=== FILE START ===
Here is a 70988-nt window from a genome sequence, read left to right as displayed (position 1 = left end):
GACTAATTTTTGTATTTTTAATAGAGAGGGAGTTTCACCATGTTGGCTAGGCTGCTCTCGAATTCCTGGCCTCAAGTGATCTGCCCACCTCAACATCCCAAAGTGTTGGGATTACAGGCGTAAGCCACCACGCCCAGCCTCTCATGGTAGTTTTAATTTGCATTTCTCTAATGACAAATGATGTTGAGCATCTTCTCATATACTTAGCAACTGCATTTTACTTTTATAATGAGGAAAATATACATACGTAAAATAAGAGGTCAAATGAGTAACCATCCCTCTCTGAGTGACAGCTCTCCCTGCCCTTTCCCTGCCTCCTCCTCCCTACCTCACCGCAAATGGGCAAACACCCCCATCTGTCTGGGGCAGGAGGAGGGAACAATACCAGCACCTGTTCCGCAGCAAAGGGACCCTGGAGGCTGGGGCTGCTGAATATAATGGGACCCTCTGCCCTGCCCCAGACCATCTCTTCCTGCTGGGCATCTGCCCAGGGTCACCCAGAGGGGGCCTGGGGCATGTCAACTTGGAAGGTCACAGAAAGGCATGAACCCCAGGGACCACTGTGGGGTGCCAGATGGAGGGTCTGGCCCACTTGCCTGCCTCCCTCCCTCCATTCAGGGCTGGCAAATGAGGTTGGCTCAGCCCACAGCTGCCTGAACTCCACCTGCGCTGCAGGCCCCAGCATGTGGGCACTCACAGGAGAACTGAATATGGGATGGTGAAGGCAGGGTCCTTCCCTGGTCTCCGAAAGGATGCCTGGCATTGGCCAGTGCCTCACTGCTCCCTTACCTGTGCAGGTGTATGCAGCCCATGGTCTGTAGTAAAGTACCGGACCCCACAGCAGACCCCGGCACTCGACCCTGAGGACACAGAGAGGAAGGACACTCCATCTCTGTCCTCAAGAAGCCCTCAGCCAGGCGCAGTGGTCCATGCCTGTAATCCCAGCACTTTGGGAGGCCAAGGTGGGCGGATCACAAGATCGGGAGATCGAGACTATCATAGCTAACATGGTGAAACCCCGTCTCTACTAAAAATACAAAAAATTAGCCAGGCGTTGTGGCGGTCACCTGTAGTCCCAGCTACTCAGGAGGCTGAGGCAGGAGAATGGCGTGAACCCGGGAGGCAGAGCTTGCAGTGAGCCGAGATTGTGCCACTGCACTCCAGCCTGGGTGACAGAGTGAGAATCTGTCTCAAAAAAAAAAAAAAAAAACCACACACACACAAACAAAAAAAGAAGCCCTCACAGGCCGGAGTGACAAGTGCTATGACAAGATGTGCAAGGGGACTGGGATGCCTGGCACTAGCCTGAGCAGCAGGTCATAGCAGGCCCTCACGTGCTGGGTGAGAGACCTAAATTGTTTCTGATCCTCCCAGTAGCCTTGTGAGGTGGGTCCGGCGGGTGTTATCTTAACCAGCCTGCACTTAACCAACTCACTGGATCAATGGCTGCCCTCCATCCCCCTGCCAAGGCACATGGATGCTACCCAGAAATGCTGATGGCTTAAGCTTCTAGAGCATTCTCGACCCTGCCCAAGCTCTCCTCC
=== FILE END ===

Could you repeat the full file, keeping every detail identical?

Here is a 70988-nt window from a genome sequence, read left to right as displayed (position 1 = left end):
GACTAATTTTTGTATTTTTAATAGAGAGGGAGTTTCACCATGTTGGCTAGGCTGCTCTCGAATTCCTGGCCTCAAGTGATCTGCCCACCTCAACATCCCAAAGTGTTGGGATTACAGGCGTAAGCCACCACGCCCAGCCTCTCATGGTAGTTTTAATTTGCATTTCTCTAATGACAAATGATGTTGAGCATCTTCTCATATACTTAGCAACTGCATTTTACTTTTATAATGAGGAAAATATACATACGTAAAATAAGAGGTCAAATGAGTAACCATCCCTCTCTGAGTGACAGCTCTCCCTGCCCTTTCCCTGCCTCCTCCTCCCTACCTCACCGCAAATGGGCAAACACCCCCATCTGTCTGGGGCAGGAGGAGGGAACAATACCAGCACCTGTTCCGCAGCAAAGGGACCCTGGAGGCTGGGGCTGCTGAATATAATGGGACCCTCTGCCCTGCCCCAGACCATCTCTTCCTGCTGGGCATCTGCCCAGGGTCACCCAGAGGGGGCCTGGGGCATGTCAACTTGGAAGGTCACAGAAAGGCATGAACCCCAGGGACCACTGTGGGGTGCCAGATGGAGGGTCTGGCCCACTTGCCTGCCTCCCTCCCTCCATTCAGGGCTGGCAAATGAGGTTGGCTCAGCCCACAGCTGCCTGAACTCCACCTGCGCTGCAGGCCCCAGCATGTGGGCACTCACAGGAGAACTGAATATGGGATGGTGAAGGCAGGGTCCTTCCCTGGTCTCCGAAAGGATGCCTGGCATTGGCCAGTGCCTCACTGCTCCCTTACCTGTGCAGGTGTATGCAGCCCATGGTCTGTAGTAAAGTACCGGACCCCACAGCAGACCCCGGCACTCGACCCTGAGGACACAGAGAGGAAGGACACTCCATCTCTGTCCTCAAGAAGCCCTCAGCCAGGCGCAGTGGTCCATGCCTGTAATCCCAGCACTTTGGGAGGCCAAGGTGGGCGGATCACAAGATCGGGAGATCGAGACTATCATAGCTAACATGGTGAAACCCCGTCTCTACTAAAAATACAAAAAATTAGCCAGGCGTTGTGGCGGTCACCTGTAGTCCCAGCTACTCAGGAGGCTGAGGCAGGAGAATGGCGTGAACCCGGGAGGCAGAGCTTGCAGTGAGCCGAGATTGTGCCACTGCACTCCAGCCTGGGTGACAGAGTGAGAATCTGTCTCAAAAAAAAAAAAAAAAAACCACACACACACAAACAAAAAAAGAAGCCCTCACAGGCCGGAGTGACAAGTGCTATGACAAGATGTGCAAGGGGACTGGGATGCCTGGCACTAGCCTGAGCAGCAGGTCATAGCAGGCCCTCACGTGCTGGGTGAGAGACCTAAATTGTTTCTGATCCTCCCAGTAGCCTTGTGAGGTGGGTCCGGCGGGTGTTATCTTAACCAGCCTGCACTTAACCAACTCACTGGATCAATGGCTGCCCTCCATCCCCCTGCCAAGGCACATGGATGCTACCCAGAAATGCTGATGGCTTAAGCTTCTAGAGCATTCTCGACCCTGCCCAAGCTCTCCTCC